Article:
Control Chrysanthemum Insects

By The Old House Web

CHRYSANTHEMUM INSECTS


Aphids suck plant juices and are controlled with applications of Diazinon dust or sprays of rotenone, Sevin, malathion, Diazinon, or Orthene.

Rose chafers feed on the mums and are most common where soils are sandy. These are light tan with red spindly legs. Pesticides generally do a poor job of controlling rose chafer due to the large numbers of insects present at one time. Insecticides which may be used are Sevin, methoxychlor, or rotenone.

Stalk borer bores in the stem of chrysanthemum at flowering time. No chemical control is listed.

Four-lined plant bug causes sunken, round, brown spots on the leaves. No chemical control is listed.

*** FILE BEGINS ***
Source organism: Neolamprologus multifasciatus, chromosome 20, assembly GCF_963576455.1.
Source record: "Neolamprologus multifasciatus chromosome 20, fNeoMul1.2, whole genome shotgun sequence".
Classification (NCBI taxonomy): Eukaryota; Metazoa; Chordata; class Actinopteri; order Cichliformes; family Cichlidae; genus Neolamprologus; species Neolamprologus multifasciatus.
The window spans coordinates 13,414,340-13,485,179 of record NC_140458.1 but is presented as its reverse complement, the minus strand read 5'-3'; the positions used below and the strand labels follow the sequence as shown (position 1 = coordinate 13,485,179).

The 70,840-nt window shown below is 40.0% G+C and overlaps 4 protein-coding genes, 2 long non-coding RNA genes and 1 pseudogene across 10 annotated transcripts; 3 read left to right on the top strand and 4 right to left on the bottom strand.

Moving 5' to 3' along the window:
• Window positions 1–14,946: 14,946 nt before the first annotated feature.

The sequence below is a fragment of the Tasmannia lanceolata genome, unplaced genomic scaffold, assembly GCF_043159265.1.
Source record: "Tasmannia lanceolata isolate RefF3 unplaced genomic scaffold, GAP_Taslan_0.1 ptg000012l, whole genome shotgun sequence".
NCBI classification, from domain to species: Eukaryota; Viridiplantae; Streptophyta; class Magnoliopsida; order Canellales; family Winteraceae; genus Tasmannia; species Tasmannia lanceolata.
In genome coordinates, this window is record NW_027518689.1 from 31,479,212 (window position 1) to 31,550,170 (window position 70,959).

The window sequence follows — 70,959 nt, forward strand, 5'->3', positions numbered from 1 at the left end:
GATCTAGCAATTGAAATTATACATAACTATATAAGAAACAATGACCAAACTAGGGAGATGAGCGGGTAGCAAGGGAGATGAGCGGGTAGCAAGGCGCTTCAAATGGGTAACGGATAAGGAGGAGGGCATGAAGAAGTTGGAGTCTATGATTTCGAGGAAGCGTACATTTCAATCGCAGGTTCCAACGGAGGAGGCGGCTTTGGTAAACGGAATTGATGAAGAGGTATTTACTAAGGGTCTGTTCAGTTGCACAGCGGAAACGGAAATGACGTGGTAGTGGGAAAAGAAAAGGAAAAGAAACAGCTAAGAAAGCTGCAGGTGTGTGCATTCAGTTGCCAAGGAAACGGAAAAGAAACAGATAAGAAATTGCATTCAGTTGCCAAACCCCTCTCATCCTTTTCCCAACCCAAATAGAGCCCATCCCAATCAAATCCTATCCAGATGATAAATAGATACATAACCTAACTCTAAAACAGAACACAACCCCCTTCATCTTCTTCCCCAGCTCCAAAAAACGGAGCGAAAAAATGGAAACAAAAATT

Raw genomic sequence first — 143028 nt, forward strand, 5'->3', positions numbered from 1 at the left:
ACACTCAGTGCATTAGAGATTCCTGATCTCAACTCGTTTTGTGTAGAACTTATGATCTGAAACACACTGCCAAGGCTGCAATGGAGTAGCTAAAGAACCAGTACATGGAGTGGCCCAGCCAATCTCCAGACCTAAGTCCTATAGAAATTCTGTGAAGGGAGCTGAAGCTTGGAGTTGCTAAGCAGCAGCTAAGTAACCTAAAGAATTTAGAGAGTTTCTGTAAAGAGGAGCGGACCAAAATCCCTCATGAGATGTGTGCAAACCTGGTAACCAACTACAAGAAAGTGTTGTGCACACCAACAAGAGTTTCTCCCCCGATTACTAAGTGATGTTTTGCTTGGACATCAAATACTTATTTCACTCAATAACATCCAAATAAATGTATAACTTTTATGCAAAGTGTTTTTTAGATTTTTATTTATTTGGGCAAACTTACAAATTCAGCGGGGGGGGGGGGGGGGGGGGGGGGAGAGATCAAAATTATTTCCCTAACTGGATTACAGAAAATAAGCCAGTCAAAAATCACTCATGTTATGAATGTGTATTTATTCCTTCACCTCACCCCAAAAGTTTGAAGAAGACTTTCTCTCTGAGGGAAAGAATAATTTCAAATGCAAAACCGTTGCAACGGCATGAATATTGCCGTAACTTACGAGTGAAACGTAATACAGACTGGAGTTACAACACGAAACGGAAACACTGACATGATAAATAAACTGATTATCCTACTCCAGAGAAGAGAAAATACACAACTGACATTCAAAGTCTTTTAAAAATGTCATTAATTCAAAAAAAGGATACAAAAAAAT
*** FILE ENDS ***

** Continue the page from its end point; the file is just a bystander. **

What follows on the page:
Chrysanthemum leaf miner makes irregular tunnels in the leaves near the margins. Use applications of Orthene.

Chrysanthemum lace bug sucks plant juices giving the leaves a bleached out appearance. Spray with Orthene or methoxychlor.

Mites cause the leaves to lose their good green color. If the infestation is heavy, fine webbing may be seen at the branch tips. Spray with rotenone.

The foliar nematode causes yellowish brown spotting of the leaves. The spots are more or less bounded by larger veins. The spots enlarge and run together so the entire leaf is involved. The leaves die, become brittle and fall. The brown areas in the leaf are usually wedge shaped. Where the pest is a problem, propagate plants from cuttings taken from tall shoots and not by division. Do not replant the cuttings in the same area. The bed should be mulched when the soil has warmed. No chemical control is listed.

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